I relaxed as I contemplated how none of us really know what we are signing up for in this life…how weak our willing spirits often are. When my children were born, I wanted to be a “good mother.” I carried idealized images and cultural conditioning about what that was and was not. I had no idea what I was signing up for and despite my willing spirit, I often let them and myself down and sometimes wanted to run for my life.
But today I am here doing what doesn’t come naturally. My railings against the cross I bear are dissipating and so I seem to be entering the “Not my will but Thine be done” part of the process. Even though I am sometimes weary of the call to evolve and want to shout “Enough already,” I experience myself beginning to surrender.
Today I accepted an invitation to have lunch with an established group of women who are new to me. They were curious about my life and respectfully sought me out. That gave me an opportunity to give them a thumbnail sketch of the outline of my memoir, A Long Awakening to Grace. They thanked me for sharing and were enthusiastic about wanting to read my book. They were compassionate in their acknowledgement of my suffering.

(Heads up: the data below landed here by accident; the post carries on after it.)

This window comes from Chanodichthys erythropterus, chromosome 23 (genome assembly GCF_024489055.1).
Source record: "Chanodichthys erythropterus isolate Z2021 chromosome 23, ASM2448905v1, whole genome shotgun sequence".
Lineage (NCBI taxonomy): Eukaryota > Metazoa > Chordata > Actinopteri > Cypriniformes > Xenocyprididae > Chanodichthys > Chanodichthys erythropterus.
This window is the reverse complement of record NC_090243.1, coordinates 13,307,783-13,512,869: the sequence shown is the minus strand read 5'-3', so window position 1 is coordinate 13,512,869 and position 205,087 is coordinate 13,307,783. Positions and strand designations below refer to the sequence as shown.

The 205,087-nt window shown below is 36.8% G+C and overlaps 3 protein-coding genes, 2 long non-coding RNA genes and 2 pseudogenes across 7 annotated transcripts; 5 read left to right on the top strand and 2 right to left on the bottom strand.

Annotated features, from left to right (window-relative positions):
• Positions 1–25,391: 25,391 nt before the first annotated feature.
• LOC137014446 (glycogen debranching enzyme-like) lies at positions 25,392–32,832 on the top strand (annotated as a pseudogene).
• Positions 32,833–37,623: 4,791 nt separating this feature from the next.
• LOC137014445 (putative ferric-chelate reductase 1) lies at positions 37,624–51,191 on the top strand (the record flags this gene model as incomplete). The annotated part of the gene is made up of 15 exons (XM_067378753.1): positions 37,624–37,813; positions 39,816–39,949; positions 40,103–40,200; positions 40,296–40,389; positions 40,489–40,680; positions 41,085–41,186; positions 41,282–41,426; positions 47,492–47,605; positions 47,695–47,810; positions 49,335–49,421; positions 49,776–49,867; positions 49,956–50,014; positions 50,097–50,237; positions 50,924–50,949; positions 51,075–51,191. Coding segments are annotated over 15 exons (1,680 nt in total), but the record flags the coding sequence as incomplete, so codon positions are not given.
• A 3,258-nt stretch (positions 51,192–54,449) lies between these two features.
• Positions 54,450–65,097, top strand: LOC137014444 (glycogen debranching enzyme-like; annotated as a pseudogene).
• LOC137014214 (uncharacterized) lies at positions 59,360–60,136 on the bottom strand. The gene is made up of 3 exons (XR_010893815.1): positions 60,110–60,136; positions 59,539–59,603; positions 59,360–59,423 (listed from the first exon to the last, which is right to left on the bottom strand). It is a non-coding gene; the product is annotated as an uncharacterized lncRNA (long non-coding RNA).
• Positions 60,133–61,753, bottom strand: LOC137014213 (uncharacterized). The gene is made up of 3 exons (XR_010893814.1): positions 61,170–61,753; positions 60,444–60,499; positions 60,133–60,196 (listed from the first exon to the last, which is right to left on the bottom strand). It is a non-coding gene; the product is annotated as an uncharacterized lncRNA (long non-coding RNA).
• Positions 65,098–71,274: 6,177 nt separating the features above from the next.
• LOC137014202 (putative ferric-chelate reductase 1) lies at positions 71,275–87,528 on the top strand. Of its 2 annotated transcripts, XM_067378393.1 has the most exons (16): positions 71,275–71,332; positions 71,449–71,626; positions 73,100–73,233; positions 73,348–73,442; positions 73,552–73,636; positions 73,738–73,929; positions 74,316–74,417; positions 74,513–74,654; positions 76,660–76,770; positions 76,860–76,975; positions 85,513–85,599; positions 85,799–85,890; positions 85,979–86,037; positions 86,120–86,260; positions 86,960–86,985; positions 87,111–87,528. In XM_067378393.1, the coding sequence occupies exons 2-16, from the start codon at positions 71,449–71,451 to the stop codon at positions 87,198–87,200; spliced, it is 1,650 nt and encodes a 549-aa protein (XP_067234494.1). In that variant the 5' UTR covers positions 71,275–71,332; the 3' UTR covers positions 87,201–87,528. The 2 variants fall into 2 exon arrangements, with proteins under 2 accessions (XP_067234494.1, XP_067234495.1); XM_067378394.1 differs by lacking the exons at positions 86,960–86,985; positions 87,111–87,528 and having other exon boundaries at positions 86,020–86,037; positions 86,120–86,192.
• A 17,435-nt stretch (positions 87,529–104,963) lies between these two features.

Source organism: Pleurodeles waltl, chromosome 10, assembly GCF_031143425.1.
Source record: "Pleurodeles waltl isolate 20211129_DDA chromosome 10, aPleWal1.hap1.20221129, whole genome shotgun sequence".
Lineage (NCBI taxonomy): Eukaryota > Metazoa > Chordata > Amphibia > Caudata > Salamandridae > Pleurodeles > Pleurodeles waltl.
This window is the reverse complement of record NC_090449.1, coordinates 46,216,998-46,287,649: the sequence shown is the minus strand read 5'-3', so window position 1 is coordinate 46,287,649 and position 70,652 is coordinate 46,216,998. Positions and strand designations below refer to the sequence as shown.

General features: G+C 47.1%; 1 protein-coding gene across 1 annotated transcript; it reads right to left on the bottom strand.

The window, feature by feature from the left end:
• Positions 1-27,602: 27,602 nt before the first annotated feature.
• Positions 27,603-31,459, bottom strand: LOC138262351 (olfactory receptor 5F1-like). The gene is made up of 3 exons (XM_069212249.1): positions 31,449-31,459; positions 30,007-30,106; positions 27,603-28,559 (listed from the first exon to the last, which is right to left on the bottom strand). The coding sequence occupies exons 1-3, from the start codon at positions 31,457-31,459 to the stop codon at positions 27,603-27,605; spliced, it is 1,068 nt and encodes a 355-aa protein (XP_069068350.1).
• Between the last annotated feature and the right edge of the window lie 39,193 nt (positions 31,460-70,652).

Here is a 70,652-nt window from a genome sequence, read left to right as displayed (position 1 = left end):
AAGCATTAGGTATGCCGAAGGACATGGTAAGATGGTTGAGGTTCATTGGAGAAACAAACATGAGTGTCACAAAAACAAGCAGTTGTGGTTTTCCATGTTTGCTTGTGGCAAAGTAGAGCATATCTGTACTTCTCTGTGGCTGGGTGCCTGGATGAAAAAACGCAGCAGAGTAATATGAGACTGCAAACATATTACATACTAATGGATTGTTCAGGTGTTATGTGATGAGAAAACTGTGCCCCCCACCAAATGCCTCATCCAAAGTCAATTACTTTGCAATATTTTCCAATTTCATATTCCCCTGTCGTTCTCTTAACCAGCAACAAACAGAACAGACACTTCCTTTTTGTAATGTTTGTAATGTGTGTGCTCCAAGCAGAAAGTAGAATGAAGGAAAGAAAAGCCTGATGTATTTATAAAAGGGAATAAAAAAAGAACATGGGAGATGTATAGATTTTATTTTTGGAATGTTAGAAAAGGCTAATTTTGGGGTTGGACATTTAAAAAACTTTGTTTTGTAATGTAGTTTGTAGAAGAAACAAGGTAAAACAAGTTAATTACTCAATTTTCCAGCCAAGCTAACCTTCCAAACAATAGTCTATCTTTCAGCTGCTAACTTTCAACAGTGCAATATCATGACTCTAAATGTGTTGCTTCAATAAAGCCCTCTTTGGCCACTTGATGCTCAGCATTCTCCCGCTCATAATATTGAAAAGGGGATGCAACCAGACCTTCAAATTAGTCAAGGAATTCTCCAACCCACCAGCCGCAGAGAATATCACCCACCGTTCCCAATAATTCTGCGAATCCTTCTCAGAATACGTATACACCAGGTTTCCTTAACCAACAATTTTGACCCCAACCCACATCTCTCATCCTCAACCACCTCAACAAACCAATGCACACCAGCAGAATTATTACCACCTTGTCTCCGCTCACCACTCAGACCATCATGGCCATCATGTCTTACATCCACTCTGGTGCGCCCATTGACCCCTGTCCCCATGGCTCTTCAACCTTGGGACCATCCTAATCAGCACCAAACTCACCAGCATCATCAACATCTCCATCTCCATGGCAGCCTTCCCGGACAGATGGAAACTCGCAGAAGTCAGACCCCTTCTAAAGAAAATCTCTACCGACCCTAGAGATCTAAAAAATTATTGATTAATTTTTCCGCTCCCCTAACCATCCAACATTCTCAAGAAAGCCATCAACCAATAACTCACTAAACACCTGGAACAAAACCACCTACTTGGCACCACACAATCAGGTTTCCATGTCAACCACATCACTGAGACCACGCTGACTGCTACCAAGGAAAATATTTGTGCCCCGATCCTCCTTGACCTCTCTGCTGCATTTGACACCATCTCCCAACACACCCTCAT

The woman sitting across the table from me then shared that she found my story inspiring.
Something inside me relaxed.
She went on to tell me about her life. Sharing honestly about my own suffering made it possible for her to share hers. She has an amazing story and has thought about writing her memoir. She wondered if she was too old and asked my age. She is only one year older than I. I assured her, memoirs only get better as we gain in wisdom. I told her how writing about my life had helped me make sense of it.
Her eyes brightened, she sat up straight, and said, “You have inspired me to get serious about writing my story.”
I felt relaxed as I left that restaurant today and in awe at the outcome of the invitation I almost didn’t accept. Instead of giving in to the weakness of my willing spirit, I listened to the still, small voice of wisdom inside that told me to go. I mustered the strength to show up with my eyes wide open.
These women eased my suffering with their compassionate presence. And it seemed no accident that I sat across from the woman who needed just the inspiration I was able to provide. This, to me, is the gift and the miracle of “Thy will be done.”
My cross seems a little more bearable today.